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i want to do something like c# linq style :

SomeColection <SomeType> someColection;
someColection.Remove(something => something > 2);

and it'll remove all the things that are bigger then 2 (or any other boolean condition)...

using boost in the project...

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3 Answers 3

up vote 4 down vote accepted

First, you need a simple template wrapper:

template <class Container, class UnaryPredicate>
void erase_if(Container& container, UnaryPredicate pred)
{
  container.erase(
    std::remove_if(container.begin(), container.end(), pred),
    container.end()
  );
}

It's a well-known idiom, however it won't be possible with map or set as they maintain their own order.

Then, you can use Boost.Lambda to get the syntax you wish for writing the predicate itself.

using boost::lambda::_1;

SomeCollection<Type> someCollection;

erase_if(someCollection, _1 > 2);
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for the lambda expression –  AK_ Jun 29 '10 at 9:26

You don't need boost (unless your main focus is that inline anonymous function). Plain STL is fine.

#include <vector>
#include <algorithm>
#include <functional>
#include <iostream>

int main () {
        std::vector<int> x (24);
        for (int i = 0; i < x.size(); ++ i)
                x[i] = i % 5;

        std::vector<int>::iterator
          new_end = std::remove_if(x.begin(), x.end(),
                                   std::bind2nd(std::greater<int>(), 2));
        x.erase(new_end, x.end());

        for (int i = 0; i < x.size(); ++ i)
                std::cout << x[i] << " ";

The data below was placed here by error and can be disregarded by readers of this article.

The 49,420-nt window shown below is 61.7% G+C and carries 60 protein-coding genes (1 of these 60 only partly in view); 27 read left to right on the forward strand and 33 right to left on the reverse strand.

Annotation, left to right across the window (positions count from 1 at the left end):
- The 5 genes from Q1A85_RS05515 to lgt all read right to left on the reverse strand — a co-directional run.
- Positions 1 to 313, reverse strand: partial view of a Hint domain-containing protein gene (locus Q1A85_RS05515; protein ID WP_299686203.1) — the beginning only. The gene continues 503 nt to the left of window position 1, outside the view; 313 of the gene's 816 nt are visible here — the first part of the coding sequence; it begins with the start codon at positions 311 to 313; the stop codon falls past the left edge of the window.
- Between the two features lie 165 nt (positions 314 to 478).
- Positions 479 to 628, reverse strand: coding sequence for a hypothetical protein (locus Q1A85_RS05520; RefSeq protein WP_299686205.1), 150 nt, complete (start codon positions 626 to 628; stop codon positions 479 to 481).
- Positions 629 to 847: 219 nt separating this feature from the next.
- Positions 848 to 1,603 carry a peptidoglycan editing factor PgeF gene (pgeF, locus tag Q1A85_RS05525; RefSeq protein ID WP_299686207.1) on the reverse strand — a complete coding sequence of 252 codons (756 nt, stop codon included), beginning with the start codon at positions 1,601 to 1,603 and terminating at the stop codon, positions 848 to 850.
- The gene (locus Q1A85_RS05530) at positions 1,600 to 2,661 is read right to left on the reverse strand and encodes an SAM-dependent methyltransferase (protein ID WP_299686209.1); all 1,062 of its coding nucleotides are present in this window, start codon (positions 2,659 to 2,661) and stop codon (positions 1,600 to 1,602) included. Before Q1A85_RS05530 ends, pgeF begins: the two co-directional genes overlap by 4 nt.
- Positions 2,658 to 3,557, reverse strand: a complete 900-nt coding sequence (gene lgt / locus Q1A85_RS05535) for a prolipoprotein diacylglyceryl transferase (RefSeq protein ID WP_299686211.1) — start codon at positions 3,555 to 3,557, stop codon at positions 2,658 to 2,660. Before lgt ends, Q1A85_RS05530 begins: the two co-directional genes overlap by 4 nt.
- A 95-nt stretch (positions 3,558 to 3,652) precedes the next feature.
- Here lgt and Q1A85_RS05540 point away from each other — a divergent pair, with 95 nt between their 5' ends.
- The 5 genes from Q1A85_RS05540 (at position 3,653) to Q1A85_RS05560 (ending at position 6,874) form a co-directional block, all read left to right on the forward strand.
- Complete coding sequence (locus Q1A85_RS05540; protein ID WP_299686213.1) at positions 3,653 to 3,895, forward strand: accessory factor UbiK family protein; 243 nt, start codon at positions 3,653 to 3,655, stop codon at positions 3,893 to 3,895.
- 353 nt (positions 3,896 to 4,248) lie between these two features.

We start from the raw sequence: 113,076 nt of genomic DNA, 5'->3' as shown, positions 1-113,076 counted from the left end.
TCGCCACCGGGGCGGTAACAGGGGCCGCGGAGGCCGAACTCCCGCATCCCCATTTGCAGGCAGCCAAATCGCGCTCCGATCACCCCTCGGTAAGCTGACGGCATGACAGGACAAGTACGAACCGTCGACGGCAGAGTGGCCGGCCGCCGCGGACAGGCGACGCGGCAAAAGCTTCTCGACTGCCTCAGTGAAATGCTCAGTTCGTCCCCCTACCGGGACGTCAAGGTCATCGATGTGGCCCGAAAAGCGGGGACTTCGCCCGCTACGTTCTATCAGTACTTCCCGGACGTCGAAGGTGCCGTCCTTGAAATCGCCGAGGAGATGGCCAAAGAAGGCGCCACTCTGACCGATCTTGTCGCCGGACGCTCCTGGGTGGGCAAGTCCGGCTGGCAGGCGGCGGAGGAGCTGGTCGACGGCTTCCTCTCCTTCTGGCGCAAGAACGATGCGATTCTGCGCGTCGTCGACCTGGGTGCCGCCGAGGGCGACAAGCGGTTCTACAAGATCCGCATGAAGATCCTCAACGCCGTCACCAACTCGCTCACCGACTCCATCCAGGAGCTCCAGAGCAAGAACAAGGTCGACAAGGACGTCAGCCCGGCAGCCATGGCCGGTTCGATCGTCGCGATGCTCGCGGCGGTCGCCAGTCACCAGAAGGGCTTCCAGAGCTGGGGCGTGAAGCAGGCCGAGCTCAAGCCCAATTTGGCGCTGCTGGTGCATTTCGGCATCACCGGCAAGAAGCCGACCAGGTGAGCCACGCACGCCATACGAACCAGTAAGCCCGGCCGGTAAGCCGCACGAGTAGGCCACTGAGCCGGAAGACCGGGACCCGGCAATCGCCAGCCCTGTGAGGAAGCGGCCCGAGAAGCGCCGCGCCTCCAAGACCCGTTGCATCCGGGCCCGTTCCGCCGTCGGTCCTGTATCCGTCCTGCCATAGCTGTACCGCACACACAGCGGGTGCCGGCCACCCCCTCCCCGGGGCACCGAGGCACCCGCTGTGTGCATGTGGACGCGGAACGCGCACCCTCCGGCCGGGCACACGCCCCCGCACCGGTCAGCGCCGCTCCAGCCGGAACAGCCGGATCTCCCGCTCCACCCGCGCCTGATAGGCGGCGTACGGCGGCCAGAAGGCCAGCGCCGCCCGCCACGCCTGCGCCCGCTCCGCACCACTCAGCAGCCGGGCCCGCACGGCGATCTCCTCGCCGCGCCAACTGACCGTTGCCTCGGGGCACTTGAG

return 0;
}

With boost you can replace the bind2nd stuff with

#include <boost/lambda/lambda.hpp>

...

    using boost::lambda::_1;
    std::vector<int>::iterator new_end = std::remove_if(x.begin(), x.end(), _1 > 2);
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1  
+1. I would just replace the output line with an std::copy( x.begin(), x.end(), std::ostream_iterator<int>( std::cout, " " ) ); to hide the loop away... but that is just a matter of taste :) –  David Rodríguez - dribeas Jun 29 '10 at 8:59

C++0x (using lambdas):

container.erase( std::remove_if( container.begin(), container.end(), 
                                 []( int v ) { return v > 2; } ),
                 container.end() );

The reason for the erase combined with the remove_if is that STL algorithms apply to iterators, and not containers. They relocate the contents of the container, but they do not modify the container per-se.

C++03:

container.erase( std::remove_if( container.begin(), container.end(), 
                                 std::bind2nd( std::greater<int>(), 2 ) ),
                 container.end() );

This may seem a little simpler, but it is also less flexible, as there are only so many predicates already defined. For more complex operations you would have to write your own predicate functor.

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Loving the 0x lambdas –  DanDan Jun 29 '10 at 9:20
    
can i do that in MS visual studio? –  AK_ Jun 29 '10 at 9:27
1  
@Hellfrost: If you are using VS2010 you can. –  David Rodríguez - dribeas Jun 29 '10 at 9:34
    
VS 2008 still... but hopefully in the next couple of weeks we'll get 2010 –  AK_ Jun 29 '10 at 9:40

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